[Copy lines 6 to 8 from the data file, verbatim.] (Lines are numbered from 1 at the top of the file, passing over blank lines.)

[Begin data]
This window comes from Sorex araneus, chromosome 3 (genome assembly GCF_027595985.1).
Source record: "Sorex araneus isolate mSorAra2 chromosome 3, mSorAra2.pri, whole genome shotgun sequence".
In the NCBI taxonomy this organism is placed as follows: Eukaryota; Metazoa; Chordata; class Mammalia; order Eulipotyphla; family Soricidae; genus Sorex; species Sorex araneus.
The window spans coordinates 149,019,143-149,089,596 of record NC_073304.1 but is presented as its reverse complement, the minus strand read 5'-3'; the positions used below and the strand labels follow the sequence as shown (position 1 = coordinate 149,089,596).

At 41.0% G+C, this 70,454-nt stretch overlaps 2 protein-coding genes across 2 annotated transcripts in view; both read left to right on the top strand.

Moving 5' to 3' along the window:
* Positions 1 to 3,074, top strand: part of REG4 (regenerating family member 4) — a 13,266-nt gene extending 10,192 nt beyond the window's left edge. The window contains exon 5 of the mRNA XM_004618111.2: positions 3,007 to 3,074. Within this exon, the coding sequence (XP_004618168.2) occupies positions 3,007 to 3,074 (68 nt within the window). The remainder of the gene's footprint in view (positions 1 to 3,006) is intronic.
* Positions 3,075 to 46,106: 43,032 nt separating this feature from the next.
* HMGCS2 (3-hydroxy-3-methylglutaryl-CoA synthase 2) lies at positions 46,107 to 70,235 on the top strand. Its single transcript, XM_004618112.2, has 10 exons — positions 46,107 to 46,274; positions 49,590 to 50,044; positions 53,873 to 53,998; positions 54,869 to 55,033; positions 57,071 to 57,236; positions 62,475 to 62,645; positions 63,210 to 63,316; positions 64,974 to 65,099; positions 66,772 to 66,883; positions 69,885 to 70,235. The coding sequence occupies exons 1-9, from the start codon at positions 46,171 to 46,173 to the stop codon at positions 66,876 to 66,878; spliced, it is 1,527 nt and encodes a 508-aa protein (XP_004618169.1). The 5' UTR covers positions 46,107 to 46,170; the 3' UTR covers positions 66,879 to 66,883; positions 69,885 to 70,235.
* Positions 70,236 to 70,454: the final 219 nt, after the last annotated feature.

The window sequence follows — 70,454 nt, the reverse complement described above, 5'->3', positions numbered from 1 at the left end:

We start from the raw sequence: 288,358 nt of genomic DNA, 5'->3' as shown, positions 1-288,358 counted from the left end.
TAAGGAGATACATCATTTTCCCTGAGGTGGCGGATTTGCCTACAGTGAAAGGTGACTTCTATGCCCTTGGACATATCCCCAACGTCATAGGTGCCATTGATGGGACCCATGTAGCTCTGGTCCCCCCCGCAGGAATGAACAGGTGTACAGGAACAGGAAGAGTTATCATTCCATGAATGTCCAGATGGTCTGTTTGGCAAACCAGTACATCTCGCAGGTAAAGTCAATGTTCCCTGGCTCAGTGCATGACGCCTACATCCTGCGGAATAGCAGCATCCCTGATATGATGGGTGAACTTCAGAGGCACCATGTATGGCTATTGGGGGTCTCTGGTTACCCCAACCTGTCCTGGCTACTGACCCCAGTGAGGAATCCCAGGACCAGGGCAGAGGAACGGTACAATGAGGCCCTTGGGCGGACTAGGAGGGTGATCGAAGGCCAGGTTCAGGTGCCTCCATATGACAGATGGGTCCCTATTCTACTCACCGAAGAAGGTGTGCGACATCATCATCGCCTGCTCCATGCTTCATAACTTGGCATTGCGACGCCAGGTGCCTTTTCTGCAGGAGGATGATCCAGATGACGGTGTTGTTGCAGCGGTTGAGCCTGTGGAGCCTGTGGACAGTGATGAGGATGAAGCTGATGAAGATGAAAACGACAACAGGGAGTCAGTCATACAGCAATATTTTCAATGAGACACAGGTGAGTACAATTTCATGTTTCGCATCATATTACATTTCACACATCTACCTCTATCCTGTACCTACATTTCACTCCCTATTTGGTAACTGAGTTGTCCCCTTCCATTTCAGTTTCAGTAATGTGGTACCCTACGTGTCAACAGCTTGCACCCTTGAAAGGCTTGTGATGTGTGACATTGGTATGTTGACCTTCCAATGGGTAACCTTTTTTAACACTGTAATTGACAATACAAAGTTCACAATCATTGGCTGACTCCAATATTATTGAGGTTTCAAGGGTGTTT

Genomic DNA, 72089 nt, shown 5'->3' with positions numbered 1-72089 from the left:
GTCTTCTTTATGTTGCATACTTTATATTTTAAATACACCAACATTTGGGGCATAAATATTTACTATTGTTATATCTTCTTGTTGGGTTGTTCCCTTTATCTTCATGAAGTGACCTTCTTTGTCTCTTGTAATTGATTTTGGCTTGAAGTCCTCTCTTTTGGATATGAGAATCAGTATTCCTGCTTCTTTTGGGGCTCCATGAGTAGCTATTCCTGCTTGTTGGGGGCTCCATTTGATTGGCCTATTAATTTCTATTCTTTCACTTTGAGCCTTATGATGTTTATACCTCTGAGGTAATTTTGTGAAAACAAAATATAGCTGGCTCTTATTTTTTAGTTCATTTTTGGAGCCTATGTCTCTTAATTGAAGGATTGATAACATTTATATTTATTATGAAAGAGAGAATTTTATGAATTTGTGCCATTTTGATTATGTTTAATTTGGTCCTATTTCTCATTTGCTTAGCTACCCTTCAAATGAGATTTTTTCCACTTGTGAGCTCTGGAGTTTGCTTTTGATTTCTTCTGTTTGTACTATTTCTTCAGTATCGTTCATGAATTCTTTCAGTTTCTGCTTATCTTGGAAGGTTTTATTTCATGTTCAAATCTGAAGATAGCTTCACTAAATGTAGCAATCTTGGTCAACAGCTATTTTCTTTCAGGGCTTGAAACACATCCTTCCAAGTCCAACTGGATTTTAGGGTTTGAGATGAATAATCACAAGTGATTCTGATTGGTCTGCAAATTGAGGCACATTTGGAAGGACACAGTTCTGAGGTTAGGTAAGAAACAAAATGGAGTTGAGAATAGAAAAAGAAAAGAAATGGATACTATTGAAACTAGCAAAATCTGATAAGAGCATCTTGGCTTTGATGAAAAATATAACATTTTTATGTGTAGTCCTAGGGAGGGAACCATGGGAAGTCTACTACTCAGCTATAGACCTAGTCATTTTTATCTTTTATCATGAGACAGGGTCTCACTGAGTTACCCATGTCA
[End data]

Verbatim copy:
Moving 5' to 3' along the window:
* Positions 1 to 3,074, top strand: part of REG4 (regenerating family member 4) — a 13,266-nt gene extending 10,192 nt beyond the window's left edge. The window contains exon 5 of the mRNA XM_004618111.2: positions 3,007 to 3,074. Within this exon, the coding sequence (XP_004618168.2) occupies positions 3,007 to 3,074 (68 nt within the window). The remainder of the gene's footprint in view (positions 1 to 3,006) is intronic.
* Positions 3,075 to 46,106: 43,032 nt separating this feature from the next.